Pregnancy in Prison: A Look at Maternal Health in Pennsylvania

Women are the fastest growing prison population in the United States with now more than eight times as many incarcerated women in state and federal prisons and local jails than there were in 1980. Yet,  prison systems still lack many of the policies and resources that address the unique needs of female prisoners.

Consequently, pregnant inmates are at risk of being neglected or ignored during labor and having increased complications during pregnancy that can lead to maternal morbidity and maternal mortality. One example of this neglect was found in Pittsburgh, Pennsylvania where five pregnant inmates at Allegheny County Jail filed a civil rights complaint in December 2016 after being forced into solitary confinement and deprived of adequate food to meet their nutritional needs.

Without policies outlining how this vulnerable population should be serviced, it is unlikely that pregnant women will have safe and humane birthing experiences while in prison.”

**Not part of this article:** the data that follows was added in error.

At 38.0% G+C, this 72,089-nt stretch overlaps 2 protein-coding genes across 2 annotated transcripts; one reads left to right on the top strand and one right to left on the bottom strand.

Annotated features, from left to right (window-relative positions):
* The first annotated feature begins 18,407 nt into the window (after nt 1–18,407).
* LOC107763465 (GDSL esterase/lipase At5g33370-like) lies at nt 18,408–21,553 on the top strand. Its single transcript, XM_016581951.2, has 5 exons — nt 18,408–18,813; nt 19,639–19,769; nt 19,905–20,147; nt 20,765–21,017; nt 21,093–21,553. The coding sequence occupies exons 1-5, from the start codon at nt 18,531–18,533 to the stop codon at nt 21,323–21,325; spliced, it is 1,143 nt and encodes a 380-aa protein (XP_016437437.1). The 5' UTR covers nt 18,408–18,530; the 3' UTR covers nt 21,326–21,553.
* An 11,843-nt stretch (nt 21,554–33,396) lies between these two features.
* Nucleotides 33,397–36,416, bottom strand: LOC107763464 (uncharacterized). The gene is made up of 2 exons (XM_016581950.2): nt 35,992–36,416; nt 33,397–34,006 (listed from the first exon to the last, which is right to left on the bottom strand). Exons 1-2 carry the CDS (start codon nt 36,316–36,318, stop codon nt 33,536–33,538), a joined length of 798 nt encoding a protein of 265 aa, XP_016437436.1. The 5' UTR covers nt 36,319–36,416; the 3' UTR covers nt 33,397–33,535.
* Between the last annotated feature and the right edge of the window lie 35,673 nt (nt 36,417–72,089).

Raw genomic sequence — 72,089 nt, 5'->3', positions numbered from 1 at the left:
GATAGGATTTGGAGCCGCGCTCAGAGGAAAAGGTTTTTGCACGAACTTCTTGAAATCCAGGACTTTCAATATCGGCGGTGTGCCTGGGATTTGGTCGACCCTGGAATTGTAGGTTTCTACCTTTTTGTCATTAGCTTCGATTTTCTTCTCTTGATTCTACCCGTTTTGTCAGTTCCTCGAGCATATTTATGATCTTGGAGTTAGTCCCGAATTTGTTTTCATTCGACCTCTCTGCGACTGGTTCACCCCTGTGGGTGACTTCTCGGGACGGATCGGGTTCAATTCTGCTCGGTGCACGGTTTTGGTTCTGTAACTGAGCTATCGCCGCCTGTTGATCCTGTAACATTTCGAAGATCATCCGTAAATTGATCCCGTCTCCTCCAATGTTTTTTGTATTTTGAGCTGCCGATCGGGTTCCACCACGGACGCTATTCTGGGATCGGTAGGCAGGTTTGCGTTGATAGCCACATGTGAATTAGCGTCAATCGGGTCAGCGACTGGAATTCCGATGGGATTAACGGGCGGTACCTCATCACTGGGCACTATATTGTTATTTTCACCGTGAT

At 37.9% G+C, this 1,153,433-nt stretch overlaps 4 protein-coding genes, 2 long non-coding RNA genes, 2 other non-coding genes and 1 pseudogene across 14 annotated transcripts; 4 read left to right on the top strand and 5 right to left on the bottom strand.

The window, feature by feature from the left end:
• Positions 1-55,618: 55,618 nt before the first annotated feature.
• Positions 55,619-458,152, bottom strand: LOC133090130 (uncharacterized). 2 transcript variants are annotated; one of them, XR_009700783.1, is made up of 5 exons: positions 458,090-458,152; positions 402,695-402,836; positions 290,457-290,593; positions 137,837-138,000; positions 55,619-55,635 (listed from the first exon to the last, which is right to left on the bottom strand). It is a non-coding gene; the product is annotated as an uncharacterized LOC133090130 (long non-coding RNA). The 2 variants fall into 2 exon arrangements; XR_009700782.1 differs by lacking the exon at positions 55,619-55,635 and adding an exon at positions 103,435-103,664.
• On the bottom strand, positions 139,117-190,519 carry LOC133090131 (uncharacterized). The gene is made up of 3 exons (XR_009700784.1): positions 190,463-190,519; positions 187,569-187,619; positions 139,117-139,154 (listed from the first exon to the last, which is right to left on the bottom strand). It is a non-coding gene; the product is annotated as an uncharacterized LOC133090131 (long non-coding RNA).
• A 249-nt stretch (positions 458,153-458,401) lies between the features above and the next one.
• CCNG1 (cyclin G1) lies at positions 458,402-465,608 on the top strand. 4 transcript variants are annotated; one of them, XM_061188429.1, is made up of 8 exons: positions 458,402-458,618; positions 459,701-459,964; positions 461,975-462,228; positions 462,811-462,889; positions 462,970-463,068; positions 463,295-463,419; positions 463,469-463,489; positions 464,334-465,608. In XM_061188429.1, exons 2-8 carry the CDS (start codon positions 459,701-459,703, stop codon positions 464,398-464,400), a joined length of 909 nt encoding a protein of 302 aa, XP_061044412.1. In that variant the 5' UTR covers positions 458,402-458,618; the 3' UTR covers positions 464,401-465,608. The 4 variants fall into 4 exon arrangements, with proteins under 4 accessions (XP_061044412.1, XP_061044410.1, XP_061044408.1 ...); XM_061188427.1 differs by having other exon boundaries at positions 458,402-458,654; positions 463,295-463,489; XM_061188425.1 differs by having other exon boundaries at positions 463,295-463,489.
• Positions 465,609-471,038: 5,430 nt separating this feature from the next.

Eleven jails in Pennsylvania do not have a policy on providing prenatal care despite a Pennsylvania law requiring all correctional facilities to provide prenatal care. There are also only seven jails with written policies and instructions for correctional personnel specifying when a pregnant inmate in labor should be taken to the hospital, how to avoid a birth in jail, or how to avoid a birth en route to the hospital.

These types of gaps in policy implementation become wider when there is no recent data on the pregnant inmate population to reveal that a pertinent issue exists. A 2004 study done by the Bureau of Justice Statistics revealed that 3 percent of women in federal prisons and 4 percent of women in state prisons reported that they were pregnant during intake. This study, however, is outdated. 

Currently, epidemiologists at the Centers for Disease Control and Prevention (CDC) are gathering data using a Pregnancy Mortality Surveillance System in order to better understand why the nation’s maternal mortality rate has been increasing. Since implementing this system, the number of reported pregnancy-related deaths in the United States has increased from 7.2 deaths per 100,000 live births in 1987 to 17.2 deaths per 100,000 live births in 2015.

This data, however, excludes women who are incarcerated  while experiencing pregnancy complications. In order to get a better understanding of how maternal mortality affects pregnant inmates in Pennsylvania, more data must be collected. By passing House Bill 1012, legislators will be able to successfully budget the cost of housing pregnant inmates.

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